Does Your Child Have Gaming Addiction?
By Randi Morse
As someone who plays video games I'll be the first to tell you that they can be extremely fun. There is no better way for me to relax than to grab a controller and start taking down cowboys online. When my family plays a video game together we laugh and connect in ways that we don't often do, so believe me when I say that I am a huge fan of video games. That being said, I recognize that video gaming can become an addiction.
The World Health Organization (WHO) added gaming disorder to their International Classification of Diseases (ICD). This includes digital and video gaming and they characterize it as "impaired control over gaming, increased priority given to gaming over other interests and priorities, and continued or escalated gaming despite negative consequences from the behavior."
Your Child and Gaming Addiction
When I was growing up the only people who played video games were called "nerds," but now just about everyone plays video games. From cheerleaders and football captains to valedictorians, video gaming has gone mainstream. If it's so commonplace, how do you know for sure if your child has gaming addiction? The best way to determine if your child needs help for video game addiction is to ask yourself a few questions, like:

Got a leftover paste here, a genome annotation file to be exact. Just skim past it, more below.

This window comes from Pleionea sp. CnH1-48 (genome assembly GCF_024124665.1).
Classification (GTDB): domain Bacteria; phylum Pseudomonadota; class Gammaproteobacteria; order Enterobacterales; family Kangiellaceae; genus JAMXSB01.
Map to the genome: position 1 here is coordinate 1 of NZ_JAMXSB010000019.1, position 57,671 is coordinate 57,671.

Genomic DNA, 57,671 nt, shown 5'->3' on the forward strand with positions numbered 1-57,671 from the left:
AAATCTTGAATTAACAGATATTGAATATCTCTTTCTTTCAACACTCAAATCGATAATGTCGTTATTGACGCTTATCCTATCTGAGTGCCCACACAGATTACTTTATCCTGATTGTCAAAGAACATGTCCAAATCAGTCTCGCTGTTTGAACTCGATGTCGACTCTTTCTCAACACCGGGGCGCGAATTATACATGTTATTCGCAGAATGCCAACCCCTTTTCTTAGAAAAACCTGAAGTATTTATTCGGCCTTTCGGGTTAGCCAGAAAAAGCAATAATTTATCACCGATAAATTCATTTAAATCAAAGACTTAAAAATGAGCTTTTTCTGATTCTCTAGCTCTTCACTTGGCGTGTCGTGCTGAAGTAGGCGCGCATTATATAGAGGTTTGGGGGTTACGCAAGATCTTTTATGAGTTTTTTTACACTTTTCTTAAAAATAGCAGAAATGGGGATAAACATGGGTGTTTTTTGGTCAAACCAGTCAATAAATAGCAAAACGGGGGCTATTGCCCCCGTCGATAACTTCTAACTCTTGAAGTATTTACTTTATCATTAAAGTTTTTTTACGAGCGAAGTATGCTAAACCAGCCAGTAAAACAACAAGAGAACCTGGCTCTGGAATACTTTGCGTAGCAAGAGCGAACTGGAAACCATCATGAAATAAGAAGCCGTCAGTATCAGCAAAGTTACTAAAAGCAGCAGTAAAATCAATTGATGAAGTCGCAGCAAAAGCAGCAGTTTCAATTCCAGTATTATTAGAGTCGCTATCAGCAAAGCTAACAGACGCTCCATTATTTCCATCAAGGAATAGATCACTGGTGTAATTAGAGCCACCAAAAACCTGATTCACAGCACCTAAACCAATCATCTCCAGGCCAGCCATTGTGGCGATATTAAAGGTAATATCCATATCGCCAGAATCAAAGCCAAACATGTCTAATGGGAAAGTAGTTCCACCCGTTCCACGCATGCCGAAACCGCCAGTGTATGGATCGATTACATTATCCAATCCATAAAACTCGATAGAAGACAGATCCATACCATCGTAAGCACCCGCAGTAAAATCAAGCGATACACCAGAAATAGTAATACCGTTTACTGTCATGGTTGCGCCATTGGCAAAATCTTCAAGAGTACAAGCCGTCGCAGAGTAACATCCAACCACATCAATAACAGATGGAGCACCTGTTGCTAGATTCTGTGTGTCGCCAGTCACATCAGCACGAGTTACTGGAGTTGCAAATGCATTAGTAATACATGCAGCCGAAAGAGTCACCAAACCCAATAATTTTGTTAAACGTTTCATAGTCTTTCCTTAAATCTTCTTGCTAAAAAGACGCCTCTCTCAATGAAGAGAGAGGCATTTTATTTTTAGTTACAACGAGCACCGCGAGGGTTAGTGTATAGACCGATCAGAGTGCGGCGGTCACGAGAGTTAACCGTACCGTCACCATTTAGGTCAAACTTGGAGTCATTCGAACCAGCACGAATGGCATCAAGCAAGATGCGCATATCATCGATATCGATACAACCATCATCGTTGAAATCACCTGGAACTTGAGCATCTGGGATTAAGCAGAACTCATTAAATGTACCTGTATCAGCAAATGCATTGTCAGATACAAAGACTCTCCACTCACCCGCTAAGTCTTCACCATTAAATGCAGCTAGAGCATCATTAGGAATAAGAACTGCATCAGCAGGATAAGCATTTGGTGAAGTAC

- Is my child unable to go to school or finish their homework?
- Does my child have problems with their relationships with family and friends?
- Does my child focus on gaming first and foremost?
- Is my child showing a change in mood when they game versus when they don't game?
If you answer yes to any of these questions, it's possible that your child is dealing with gaming addiction.
Treating Video Game Addiction
Video game addiction is not yet recognized by the American Psychological Association, and because of this there are not many treatment facilities equipped to handle the problem. If you think your child is dealing with video game addiction, speak with their doctor or pediatrician and have a formal evaluation completed. This may include getting an evaluation from a licensed mental health practitioner. If medical professionals believe that your child does have video game addiction, they may connect you with an addiction counselor, or a family therapist, as a way to help your child and your family.
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